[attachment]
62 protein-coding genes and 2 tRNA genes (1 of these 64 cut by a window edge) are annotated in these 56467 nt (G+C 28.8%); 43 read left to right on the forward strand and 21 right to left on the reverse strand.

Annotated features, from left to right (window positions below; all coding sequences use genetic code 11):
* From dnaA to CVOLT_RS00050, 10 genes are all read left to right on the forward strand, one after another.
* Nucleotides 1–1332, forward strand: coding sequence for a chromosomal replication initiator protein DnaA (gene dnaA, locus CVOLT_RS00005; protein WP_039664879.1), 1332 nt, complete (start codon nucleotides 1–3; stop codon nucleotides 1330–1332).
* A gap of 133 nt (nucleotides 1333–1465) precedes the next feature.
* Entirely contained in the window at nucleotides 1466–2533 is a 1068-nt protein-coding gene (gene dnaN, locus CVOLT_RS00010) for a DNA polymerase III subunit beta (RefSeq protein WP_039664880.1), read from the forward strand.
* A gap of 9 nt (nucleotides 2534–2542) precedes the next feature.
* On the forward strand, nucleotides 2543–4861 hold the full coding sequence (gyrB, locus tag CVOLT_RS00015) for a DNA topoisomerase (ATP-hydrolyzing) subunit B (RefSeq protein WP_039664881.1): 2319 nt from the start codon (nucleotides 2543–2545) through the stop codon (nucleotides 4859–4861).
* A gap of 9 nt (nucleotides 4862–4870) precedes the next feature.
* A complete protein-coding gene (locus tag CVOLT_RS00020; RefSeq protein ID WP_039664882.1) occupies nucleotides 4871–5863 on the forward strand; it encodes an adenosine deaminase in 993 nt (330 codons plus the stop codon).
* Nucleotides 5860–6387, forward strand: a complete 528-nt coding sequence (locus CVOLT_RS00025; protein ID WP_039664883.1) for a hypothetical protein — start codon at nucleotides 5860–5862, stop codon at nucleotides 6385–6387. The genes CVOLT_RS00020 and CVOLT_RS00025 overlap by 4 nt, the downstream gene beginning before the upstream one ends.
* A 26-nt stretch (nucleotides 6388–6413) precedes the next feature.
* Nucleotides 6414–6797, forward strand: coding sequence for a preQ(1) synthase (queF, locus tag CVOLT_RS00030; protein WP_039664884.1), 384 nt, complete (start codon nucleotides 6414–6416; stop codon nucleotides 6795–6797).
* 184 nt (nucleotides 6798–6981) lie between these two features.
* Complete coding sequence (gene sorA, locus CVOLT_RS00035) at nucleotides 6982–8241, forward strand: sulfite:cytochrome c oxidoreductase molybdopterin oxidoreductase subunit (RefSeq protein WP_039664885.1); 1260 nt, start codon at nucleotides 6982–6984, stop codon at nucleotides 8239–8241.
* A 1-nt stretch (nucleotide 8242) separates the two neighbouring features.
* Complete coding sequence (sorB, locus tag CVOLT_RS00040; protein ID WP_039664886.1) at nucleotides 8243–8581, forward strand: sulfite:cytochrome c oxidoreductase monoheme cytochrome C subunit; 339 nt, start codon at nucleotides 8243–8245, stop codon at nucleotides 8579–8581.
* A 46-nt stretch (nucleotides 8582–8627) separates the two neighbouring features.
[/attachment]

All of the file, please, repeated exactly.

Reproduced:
62 protein-coding genes and 2 tRNA genes (1 of these 64 cut by a window edge) are annotated in these 56467 nt (G+C 28.8%); 43 read left to right on the forward strand and 21 right to left on the reverse strand.

Annotated features, from left to right (window positions below; all coding sequences use genetic code 11):
* From dnaA to CVOLT_RS00050, 10 genes are all read left to right on the forward strand, one after another.
* Nucleotides 1–1332, forward strand: coding sequence for a chromosomal replication initiator protein DnaA (gene dnaA, locus CVOLT_RS00005; protein WP_039664879.1), 1332 nt, complete (start codon nucleotides 1–3; stop codon nucleotides 1330–1332).
* A gap of 133 nt (nucleotides 1333–1465) precedes the next feature.
* Entirely contained in the window at nucleotides 1466–2533 is a 1068-nt protein-coding gene (gene dnaN, locus CVOLT_RS00010) for a DNA polymerase III subunit beta (RefSeq protein WP_039664880.1), read from the forward strand.
* A gap of 9 nt (nucleotides 2534–2542) precedes the next feature.
* On the forward strand, nucleotides 2543–4861 hold the full coding sequence (gyrB, locus tag CVOLT_RS00015) for a DNA topoisomerase (ATP-hydrolyzing) subunit B (RefSeq protein WP_039664881.1): 2319 nt from the start codon (nucleotides 2543–2545) through the stop codon (nucleotides 4859–4861).
* A gap of 9 nt (nucleotides 4862–4870) precedes the next feature.
* A complete protein-coding gene (locus tag CVOLT_RS00020; RefSeq protein ID WP_039664882.1) occupies nucleotides 4871–5863 on the forward strand; it encodes an adenosine deaminase in 993 nt (330 codons plus the stop codon).
* Nucleotides 5860–6387, forward strand: a complete 528-nt coding sequence (locus CVOLT_RS00025; protein ID WP_039664883.1) for a hypothetical protein — start codon at nucleotides 5860–5862, stop codon at nucleotides 6385–6387. The genes CVOLT_RS00020 and CVOLT_RS00025 overlap by 4 nt, the downstream gene beginning before the upstream one ends.
* A 26-nt stretch (nucleotides 6388–6413) precedes the next feature.
* Nucleotides 6414–6797, forward strand: coding sequence for a preQ(1) synthase (queF, locus tag CVOLT_RS00030; protein WP_039664884.1), 384 nt, complete (start codon nucleotides 6414–6416; stop codon nucleotides 6795–6797).
* 184 nt (nucleotides 6798–6981) lie between these two features.
* Complete coding sequence (gene sorA, locus CVOLT_RS00035) at nucleotides 6982–8241, forward strand: sulfite:cytochrome c oxidoreductase molybdopterin oxidoreductase subunit (RefSeq protein WP_039664885.1); 1260 nt, start codon at nucleotides 6982–6984, stop codon at nucleotides 8239–8241.
* A 1-nt stretch (nucleotide 8242) separates the two neighbouring features.
* Complete coding sequence (sorB, locus tag CVOLT_RS00040; protein ID WP_039664886.1) at nucleotides 8243–8581, forward strand: sulfite:cytochrome c oxidoreductase monoheme cytochrome C subunit; 339 nt, start codon at nucleotides 8243–8245, stop codon at nucleotides 8579–8581.
* A 46-nt stretch (nucleotides 8582–8627) separates the two neighbouring features.